else what to do. they only report to me or to the secretary. and so the reason i found myself chairing these meetings was because there were enough. different parts of the department who were involved in almost any decision that no one below the secretary could actually get everybody in the room and say this is what you have to do. so how you fix that institutionally, and i will tell you when ash carter was at and l, the undersecretary, and particularly by last six or eight months, ash and i talked all the time. ash, how do we institutionalize this, how do we institutionalize meeting these urgent needs along with the long-range kind of planning and acquisition that we have? and, frankly, when i left, we hadn't solved that problem. but it has to -- the services do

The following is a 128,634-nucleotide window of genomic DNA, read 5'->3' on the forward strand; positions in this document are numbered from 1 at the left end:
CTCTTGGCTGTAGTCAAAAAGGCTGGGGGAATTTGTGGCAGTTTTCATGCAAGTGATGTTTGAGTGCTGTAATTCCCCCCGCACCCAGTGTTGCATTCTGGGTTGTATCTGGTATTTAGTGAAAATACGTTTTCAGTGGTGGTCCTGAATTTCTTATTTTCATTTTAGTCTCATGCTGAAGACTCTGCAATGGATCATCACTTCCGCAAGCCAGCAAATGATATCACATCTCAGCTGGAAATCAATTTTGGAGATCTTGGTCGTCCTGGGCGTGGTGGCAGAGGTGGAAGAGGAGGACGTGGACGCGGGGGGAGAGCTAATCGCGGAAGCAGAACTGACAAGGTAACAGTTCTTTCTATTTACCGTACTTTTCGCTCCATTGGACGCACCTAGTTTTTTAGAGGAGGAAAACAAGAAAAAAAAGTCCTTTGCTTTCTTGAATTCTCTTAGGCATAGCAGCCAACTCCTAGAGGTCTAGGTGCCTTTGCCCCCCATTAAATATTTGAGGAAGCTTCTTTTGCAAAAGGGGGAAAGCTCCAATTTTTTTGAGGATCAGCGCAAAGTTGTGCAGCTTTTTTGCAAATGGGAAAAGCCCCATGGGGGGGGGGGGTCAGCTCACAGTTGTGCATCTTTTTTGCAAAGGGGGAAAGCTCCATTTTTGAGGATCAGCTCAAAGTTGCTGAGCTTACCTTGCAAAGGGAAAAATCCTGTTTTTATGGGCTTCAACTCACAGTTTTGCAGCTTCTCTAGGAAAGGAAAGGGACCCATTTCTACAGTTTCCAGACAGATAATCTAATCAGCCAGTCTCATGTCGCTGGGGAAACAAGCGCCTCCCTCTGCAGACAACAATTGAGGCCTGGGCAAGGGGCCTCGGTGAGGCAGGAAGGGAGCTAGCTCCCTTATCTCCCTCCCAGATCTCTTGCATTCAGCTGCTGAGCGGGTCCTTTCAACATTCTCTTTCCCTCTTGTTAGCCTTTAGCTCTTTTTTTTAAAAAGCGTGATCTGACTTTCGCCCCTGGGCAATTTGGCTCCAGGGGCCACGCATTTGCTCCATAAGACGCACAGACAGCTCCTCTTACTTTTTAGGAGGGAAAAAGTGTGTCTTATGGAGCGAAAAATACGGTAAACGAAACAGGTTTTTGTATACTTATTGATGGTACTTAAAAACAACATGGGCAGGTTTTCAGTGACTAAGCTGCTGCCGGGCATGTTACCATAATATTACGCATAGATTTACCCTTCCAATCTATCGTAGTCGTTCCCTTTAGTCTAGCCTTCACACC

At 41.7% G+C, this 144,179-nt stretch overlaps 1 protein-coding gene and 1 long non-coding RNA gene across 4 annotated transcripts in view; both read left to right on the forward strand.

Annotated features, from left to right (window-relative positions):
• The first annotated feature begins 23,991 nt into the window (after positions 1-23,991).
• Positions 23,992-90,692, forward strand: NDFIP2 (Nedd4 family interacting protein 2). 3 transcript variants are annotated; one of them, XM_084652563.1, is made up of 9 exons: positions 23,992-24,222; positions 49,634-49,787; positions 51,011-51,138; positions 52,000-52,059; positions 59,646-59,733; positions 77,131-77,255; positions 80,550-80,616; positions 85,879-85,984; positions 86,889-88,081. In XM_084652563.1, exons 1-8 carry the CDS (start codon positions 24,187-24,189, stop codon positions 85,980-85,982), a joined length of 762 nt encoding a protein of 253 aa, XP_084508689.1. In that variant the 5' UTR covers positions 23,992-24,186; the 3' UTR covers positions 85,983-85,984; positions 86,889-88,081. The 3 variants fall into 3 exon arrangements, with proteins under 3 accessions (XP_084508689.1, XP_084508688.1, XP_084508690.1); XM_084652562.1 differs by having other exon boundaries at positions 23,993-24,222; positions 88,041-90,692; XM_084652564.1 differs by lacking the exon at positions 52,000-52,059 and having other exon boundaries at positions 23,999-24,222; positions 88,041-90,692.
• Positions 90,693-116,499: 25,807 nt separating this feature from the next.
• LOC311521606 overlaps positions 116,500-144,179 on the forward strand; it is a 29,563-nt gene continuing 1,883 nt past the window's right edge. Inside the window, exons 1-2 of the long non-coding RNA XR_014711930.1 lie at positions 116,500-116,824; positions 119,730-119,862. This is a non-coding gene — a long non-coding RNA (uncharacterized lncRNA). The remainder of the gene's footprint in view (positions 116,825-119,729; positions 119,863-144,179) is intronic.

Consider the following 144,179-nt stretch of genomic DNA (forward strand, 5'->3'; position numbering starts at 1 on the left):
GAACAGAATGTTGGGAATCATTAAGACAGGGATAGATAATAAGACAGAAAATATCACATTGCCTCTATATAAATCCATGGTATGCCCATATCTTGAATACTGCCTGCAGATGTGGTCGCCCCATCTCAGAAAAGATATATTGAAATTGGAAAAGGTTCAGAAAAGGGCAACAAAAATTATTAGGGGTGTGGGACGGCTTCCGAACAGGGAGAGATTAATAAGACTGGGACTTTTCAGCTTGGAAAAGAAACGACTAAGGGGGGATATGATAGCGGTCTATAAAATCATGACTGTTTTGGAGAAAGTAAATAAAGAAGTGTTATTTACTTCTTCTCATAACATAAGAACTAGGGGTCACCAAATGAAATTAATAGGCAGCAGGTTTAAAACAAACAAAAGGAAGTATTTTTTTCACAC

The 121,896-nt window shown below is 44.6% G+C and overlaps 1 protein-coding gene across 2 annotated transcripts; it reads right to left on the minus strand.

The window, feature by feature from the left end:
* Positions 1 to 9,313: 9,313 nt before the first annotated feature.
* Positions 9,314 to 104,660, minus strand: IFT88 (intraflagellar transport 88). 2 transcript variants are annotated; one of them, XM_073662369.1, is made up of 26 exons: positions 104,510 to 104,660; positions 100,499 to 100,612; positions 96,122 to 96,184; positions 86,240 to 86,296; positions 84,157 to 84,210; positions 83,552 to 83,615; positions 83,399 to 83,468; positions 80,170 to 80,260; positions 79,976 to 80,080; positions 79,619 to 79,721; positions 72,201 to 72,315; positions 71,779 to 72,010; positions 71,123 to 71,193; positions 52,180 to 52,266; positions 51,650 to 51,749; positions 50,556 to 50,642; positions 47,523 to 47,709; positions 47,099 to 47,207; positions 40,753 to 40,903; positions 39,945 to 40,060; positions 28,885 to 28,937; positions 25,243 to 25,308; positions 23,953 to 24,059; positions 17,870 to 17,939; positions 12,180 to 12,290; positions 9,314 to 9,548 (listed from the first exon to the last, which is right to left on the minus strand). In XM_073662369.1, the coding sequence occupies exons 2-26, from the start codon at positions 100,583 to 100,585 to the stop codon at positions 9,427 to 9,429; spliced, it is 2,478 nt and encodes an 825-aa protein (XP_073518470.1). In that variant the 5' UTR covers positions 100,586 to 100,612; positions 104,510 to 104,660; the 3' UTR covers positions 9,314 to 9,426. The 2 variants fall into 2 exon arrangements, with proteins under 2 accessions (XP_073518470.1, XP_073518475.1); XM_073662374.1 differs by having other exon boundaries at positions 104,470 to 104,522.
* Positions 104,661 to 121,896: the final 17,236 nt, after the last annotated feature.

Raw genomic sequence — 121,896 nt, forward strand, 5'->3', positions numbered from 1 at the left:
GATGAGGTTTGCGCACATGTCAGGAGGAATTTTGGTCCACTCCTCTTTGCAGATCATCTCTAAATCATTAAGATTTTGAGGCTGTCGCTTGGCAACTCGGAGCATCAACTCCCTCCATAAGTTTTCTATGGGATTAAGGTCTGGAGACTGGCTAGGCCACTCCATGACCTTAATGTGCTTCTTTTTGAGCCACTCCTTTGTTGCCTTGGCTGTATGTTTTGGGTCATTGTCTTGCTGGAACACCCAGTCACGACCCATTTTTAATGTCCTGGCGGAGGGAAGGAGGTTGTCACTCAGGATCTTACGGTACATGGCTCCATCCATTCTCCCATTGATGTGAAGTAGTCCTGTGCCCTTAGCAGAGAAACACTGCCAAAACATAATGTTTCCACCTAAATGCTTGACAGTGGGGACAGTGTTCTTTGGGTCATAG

have authority. they do have procurement or acquisition authority and they do have senior people in those positions. and frankly, my sense is that there are a couple that i dealt with seemed to me to be quite capable. but how you -- how you realign the roles of at and l and the service procurement or ak acquisition officers i don't have an easy solution for you. all i can suggest is that there be a dialogue between this committee and secretary carter and the services in at and l. in terms of how you adjust the balance, it is clear to me that the balance has shifted too far to at and l. and therefore there needs to be some strengthening of the role of the services. but central to that will be